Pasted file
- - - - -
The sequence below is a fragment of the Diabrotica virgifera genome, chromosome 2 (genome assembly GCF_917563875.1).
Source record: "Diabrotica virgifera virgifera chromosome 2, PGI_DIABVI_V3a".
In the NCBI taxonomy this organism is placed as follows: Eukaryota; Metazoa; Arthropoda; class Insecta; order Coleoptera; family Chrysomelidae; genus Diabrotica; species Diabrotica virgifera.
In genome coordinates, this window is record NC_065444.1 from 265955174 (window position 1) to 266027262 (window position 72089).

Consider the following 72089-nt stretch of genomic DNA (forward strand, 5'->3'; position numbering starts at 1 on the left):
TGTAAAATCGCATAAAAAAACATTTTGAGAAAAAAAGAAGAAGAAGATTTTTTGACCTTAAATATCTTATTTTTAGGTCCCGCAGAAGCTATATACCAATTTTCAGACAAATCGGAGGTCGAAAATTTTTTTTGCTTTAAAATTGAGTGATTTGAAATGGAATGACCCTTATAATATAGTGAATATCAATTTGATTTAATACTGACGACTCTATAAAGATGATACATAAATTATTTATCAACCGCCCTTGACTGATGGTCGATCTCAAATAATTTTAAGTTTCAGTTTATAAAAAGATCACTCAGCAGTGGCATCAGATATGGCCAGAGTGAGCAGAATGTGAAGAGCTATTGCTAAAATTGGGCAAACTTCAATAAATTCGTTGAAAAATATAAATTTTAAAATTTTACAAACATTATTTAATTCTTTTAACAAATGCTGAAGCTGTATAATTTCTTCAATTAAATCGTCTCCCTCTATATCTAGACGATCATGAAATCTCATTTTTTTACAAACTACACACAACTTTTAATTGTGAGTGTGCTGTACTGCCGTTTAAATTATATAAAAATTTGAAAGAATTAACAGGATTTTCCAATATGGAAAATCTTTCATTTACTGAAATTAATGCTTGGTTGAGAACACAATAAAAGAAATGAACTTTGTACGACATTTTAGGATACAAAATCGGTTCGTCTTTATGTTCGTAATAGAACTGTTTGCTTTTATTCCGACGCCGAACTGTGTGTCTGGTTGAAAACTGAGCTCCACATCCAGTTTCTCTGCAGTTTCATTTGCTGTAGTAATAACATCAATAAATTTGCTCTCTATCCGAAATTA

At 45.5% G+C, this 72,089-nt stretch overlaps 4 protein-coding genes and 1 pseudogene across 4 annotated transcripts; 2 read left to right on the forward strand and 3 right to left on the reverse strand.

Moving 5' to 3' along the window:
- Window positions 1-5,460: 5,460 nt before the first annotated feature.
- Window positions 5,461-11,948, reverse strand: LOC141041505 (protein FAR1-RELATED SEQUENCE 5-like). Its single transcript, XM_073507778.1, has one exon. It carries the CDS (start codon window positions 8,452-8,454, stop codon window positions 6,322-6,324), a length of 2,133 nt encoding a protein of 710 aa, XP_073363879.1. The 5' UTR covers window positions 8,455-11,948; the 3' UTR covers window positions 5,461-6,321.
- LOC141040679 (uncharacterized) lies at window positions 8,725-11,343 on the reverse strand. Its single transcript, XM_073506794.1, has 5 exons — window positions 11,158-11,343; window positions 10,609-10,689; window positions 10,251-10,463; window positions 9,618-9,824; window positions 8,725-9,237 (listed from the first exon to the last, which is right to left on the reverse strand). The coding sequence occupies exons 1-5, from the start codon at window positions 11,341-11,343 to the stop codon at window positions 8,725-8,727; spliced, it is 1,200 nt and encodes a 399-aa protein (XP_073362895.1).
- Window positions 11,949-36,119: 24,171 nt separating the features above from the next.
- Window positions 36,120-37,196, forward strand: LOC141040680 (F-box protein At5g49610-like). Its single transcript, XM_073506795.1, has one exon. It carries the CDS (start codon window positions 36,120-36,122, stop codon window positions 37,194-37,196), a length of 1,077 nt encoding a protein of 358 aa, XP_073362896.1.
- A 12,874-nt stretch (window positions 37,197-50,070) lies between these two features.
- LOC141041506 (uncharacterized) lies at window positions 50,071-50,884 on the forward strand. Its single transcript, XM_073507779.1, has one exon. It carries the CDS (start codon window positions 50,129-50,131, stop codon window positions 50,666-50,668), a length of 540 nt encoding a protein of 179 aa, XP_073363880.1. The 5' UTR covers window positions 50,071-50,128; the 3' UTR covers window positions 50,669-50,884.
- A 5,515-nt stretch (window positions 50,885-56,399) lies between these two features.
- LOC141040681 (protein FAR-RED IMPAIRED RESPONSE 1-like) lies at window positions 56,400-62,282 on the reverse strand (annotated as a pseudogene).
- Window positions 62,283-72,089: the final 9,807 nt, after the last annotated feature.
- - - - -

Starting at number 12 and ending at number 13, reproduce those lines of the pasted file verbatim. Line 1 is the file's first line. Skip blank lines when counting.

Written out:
- Window positions 11,949-36,119: 24,171 nt separating the features above from the next.
- Window positions 36,120-37,196, forward strand: LOC141040680 (F-box protein At5g49610-like). Its single transcript, XM_073506795.1, has one exon. It carries the CDS (start codon window positions 36,120-36,122, stop codon window positions 37,194-37,196), a length of 1,077 nt encoding a protein of 358 aa, XP_073362896.1.